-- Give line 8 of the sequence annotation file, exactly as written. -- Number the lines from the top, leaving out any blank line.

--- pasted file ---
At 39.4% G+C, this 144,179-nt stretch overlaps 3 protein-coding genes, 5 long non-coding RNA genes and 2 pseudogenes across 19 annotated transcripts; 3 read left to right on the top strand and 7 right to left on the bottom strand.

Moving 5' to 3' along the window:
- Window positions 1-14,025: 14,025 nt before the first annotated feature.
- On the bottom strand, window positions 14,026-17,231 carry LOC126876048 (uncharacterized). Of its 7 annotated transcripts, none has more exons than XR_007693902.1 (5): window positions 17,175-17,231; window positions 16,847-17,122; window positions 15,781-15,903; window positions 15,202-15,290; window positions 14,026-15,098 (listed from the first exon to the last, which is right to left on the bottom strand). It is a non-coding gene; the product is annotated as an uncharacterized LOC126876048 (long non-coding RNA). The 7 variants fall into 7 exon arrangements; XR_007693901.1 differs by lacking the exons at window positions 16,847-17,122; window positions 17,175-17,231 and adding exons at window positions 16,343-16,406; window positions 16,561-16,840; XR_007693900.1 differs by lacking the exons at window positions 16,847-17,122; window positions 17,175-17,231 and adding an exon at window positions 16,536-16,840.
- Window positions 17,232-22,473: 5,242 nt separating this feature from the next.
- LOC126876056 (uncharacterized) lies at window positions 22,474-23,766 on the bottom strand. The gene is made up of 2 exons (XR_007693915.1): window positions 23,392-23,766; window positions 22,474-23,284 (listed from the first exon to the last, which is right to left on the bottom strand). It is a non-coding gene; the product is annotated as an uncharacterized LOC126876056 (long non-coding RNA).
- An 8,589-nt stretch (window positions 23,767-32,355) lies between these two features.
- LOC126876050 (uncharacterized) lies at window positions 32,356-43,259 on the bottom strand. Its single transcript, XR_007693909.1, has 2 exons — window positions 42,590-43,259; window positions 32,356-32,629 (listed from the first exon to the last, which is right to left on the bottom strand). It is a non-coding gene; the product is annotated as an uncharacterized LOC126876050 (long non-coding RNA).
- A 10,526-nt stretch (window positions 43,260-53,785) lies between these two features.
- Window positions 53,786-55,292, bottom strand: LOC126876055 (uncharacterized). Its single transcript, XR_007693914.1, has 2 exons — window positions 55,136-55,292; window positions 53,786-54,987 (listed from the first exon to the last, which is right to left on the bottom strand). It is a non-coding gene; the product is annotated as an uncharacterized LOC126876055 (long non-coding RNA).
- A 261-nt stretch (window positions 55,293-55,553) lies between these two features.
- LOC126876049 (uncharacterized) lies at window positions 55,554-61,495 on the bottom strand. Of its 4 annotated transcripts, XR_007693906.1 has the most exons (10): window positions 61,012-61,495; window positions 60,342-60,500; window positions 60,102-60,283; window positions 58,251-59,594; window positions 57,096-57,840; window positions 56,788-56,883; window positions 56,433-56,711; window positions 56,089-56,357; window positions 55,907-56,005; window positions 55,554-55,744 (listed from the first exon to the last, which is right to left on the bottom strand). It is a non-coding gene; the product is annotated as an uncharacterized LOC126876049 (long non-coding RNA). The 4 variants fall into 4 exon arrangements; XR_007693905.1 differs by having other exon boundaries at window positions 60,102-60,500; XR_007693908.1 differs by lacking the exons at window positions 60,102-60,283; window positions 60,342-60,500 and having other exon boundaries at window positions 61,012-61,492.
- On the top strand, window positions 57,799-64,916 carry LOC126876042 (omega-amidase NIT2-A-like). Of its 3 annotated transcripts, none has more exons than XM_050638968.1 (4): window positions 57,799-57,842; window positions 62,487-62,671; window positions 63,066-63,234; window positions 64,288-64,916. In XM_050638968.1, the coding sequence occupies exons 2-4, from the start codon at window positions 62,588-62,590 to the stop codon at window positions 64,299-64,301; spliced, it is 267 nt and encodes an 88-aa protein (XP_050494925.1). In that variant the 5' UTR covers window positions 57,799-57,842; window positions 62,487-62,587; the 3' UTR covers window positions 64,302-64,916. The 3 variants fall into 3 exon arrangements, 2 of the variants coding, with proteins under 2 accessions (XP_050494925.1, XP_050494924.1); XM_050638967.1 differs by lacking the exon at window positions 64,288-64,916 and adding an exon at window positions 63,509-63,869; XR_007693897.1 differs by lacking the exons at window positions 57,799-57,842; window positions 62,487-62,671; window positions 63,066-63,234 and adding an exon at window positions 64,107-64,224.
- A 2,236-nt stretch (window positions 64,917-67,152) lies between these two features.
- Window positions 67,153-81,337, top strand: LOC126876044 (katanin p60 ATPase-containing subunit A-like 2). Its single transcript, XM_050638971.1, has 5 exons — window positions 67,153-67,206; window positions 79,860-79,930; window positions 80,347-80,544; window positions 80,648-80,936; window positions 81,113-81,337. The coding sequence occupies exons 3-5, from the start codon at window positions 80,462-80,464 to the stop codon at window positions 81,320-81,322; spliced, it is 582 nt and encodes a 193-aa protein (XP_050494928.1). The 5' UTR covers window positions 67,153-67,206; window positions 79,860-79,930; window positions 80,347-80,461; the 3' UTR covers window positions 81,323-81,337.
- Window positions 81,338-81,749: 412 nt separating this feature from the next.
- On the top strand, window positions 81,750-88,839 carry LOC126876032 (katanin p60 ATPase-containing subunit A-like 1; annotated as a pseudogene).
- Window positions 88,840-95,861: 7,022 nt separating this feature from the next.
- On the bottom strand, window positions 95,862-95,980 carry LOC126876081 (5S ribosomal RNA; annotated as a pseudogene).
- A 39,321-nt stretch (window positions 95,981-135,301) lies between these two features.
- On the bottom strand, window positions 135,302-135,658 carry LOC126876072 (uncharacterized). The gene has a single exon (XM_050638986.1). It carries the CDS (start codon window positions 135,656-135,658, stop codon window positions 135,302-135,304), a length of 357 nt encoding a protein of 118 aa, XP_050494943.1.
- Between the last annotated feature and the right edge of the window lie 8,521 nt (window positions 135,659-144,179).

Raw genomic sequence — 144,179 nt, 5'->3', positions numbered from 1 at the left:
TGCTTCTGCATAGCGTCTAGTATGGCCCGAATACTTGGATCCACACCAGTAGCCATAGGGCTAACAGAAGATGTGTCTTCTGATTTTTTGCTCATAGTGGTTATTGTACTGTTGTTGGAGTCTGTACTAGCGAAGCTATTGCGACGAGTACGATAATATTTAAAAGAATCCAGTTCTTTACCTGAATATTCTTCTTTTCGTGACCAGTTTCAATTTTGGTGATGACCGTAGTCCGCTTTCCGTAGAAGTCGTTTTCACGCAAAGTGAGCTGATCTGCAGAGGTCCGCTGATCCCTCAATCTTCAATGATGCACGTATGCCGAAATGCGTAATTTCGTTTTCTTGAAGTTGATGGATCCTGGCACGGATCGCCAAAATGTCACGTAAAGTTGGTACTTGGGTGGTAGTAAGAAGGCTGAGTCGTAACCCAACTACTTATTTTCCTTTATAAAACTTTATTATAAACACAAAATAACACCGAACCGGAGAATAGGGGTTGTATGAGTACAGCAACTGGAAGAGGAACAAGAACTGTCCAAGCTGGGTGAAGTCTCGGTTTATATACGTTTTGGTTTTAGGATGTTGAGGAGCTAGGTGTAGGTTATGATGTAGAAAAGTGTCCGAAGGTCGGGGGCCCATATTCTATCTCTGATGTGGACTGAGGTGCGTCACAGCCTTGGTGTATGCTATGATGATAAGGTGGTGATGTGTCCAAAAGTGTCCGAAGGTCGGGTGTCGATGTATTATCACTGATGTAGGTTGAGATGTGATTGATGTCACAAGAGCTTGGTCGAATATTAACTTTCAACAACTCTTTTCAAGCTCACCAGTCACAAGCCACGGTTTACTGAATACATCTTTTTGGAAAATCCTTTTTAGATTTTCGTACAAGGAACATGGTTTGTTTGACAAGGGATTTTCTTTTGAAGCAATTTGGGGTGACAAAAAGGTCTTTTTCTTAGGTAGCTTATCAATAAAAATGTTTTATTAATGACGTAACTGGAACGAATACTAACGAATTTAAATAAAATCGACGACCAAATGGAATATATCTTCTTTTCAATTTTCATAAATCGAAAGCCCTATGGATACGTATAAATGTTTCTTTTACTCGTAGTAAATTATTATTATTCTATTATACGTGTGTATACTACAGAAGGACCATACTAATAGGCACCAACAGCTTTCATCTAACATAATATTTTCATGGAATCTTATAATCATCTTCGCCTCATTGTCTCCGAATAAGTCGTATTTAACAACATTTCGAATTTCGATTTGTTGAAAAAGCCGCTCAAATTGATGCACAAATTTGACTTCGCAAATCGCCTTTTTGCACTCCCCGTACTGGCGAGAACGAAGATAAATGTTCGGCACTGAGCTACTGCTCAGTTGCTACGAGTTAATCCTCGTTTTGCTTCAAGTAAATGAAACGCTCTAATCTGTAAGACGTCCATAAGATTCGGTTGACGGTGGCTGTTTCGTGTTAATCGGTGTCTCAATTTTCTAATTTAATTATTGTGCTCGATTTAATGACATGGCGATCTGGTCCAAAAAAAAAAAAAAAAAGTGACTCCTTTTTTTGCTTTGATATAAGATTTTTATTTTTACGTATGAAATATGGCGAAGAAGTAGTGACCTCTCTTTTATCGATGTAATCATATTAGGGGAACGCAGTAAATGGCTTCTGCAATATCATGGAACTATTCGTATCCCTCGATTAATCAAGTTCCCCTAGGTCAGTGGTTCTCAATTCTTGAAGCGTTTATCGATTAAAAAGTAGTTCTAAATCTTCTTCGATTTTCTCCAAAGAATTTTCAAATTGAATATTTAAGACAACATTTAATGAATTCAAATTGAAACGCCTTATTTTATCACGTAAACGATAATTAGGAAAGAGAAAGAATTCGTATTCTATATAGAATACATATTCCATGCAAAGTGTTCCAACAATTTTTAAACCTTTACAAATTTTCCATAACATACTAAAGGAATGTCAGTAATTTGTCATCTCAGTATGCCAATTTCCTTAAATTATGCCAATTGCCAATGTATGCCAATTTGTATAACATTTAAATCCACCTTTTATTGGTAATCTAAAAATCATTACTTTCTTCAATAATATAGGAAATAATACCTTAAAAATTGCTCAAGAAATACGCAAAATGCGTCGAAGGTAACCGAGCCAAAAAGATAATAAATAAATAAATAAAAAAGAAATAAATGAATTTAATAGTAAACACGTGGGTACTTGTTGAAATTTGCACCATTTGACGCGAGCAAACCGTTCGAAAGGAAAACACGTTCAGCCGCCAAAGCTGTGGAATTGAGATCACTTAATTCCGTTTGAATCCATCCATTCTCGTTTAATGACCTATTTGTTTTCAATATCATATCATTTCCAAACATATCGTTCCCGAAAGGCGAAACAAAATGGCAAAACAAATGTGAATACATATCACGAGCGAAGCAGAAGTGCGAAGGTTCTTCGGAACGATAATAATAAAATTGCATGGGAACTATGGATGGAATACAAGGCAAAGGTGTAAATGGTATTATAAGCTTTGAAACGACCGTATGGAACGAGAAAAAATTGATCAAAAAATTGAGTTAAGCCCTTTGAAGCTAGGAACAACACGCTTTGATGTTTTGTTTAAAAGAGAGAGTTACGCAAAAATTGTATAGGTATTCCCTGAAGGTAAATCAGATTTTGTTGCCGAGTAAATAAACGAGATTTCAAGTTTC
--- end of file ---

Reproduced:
- LOC126876050 (uncharacterized) lies at window positions 32,356-43,259 on the bottom strand. Its single transcript, XR_007693909.1, has 2 exons — window positions 42,590-43,259; window positions 32,356-32,629 (listed from the first exon to the last, which is right to left on the bottom strand). It is a non-coding gene; the product is annotated as an uncharacterized LOC126876050 (long non-coding RNA).